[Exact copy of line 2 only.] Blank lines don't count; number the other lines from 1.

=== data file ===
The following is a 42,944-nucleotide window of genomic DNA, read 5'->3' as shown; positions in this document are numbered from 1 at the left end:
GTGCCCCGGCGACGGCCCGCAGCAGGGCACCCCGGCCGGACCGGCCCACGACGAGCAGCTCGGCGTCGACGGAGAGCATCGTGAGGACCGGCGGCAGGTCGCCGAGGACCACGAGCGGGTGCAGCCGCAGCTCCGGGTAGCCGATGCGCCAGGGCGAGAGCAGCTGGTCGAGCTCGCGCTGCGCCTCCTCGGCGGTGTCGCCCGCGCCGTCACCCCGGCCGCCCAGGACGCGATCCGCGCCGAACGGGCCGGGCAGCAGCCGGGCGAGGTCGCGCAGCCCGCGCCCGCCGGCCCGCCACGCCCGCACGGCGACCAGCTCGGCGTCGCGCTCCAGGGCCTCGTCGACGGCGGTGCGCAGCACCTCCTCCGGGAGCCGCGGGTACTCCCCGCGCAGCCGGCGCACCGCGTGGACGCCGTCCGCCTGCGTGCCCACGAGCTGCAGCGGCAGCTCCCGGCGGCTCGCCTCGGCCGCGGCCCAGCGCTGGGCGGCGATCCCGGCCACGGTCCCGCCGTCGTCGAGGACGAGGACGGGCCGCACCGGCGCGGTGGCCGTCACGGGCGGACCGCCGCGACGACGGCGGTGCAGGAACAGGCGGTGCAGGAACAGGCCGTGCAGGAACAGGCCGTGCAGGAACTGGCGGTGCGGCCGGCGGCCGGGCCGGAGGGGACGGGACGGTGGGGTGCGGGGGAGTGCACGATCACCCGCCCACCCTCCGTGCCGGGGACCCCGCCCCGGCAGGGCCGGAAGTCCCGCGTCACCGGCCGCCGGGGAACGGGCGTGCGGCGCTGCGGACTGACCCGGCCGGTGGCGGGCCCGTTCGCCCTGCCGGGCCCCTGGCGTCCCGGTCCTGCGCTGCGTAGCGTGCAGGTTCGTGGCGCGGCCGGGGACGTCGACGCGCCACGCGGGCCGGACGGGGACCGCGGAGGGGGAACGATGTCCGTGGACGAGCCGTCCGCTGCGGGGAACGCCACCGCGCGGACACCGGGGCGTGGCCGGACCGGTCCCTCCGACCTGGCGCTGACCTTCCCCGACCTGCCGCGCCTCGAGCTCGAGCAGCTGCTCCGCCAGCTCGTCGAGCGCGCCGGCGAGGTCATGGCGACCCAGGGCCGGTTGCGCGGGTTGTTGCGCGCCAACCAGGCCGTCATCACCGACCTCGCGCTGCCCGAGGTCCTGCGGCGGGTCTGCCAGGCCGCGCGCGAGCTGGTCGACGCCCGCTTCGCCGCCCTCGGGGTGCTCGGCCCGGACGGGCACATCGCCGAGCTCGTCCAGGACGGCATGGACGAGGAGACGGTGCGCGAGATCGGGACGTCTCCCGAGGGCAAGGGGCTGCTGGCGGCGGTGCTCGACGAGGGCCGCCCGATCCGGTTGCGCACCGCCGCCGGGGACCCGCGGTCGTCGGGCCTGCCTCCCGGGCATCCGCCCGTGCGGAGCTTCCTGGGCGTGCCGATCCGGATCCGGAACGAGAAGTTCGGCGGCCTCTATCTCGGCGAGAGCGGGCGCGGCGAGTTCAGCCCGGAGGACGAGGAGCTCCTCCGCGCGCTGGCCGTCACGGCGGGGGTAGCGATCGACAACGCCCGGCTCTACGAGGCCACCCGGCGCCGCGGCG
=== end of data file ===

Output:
GTGCCCCGGCGACGGCCCGCAGCAGGGCACCCCGGCCGGACCGGCCCACGACGAGCAGCTCGGCGTCGACGGAGAGCATCGTGAGGACCGGCGGCAGGTCGCCGAGGACCACGAGCGGGTGCAGCCGCAGCTCCGGGTAGCCGATGCGCCAGGGCGAGAGCAGCTGGTCGAGCTCGCGCTGCGCCTCCTCGGCGGTGTCGCCCGCGCCGTCACCCCGGCCGCCCAGGACGCGATCCGCGCCGAACGGGCCGGGCAGCAGCCGGGCGAGGTCGCGCAGCCCGCGCCCGCCGGCCCGCCACGCCCGCACGGCGACCAGCTCGGCGTCGCGCTCCAGGGCCTCGTCGACGGCGGTGCGCAGCACCTCCTCCGGGAGCCGCGGGTACTCCCCGCGCAGCCGGCGCACCGCGTGGACGCCGTCCGCCTGCGTGCCCACGAGCTGCAGCGGCAGCTCCCGGCGGCTCGCCTCGGCCGCGGCCCAGCGCTGGGCGGCGATCCCGGCCACGGTCCCGCCGTCGTCGAGGACGAGGACGGGCCGCACCGGCGCGGTGGCCGTCACGGGCGGACCGCCGCGACGACGGCGGTGCAGGAACAGGCGGTGCAGGAACAGGCCGTGCAGGAACAGGCCGTGCAGGAACTGGCGGTGCGGCCGGCGGCCGGGCCGGAGGGGACGGGACGGTGGGGTGCGGGGGAGTGCACGATCACCCGCCCACCCTCCGTGCCGGGGACCCCGCCCCGGCAGGGCCGGAAGTCCCGCGTCACCGGCCGCCGGGGAACGGGCGTGCGGCGCTGCGGACTGACCCGGCCGGTGGCGGGCCCGTTCGCCCTGCCGGGCCCCTGGCGTCCCGGTCCTGCGCTGCGTAGCGTGCAGGTTCGTGGCGCGGCCGGGGACGTCGACGCGCCACGCGGGCCGGACGGGGACCGCGGAGGGGGAACGATGTCCGTGGACGAGCCGTCCGCTGCGGGGAACGCCACCGCGCGGACACCGGGGCGTGGCCGGACCGGTCCCTCCGACCTGGCGCTGACCTTCCCCGACCTGCCGCGCCTCGAGCTCGAGCAGCTGCTCCGCCAGCTCGTCGAGCGCGCCGGCGAGGTCATGGCGACCCAGGGCCGGTTGCGCGGGTTGTTGCGCGCCAACCAGGCCGTCATCACCGACCTCGCGCTGCCCGAGGTCCTGCGGCGGGTCTGCCAGGCCGCGCGCGAGCTGGTCGACGCCCGCTTCGCCGCCCTCGGGGTGCTCGGCCCGGACGGGCACATCGCCGAGCTCGTCCAGGACGGCATGGACGAGGAGACGGTGCGCGAGATCGGGACGTCTCCCGAGGGCAAGGGGCTGCTGGCGGCGGTGCTCGACGAGGGCCGCCCGATCCGGTTGCGCACCGCCGCCGGGGACCCGCGGTCGTCGGGCCTGCCTCCCGGGCATCCGCCCGTGCGGAGCTTCCTGGGCGTGCCGATCCGGATCCGGAACGAGAAGTTCGGCGGCCTCTATCTCGGCGAGAGCGGGCGCGGCGAGTTCAGCCCGGAGGACGAGGAGCTCCTCCGCGCGCTGGCCGTCACGGCGGGGGTAGCGATCGACAACGCCCGGCTCTACGAGGCCACCCGGCGCCGCGGCG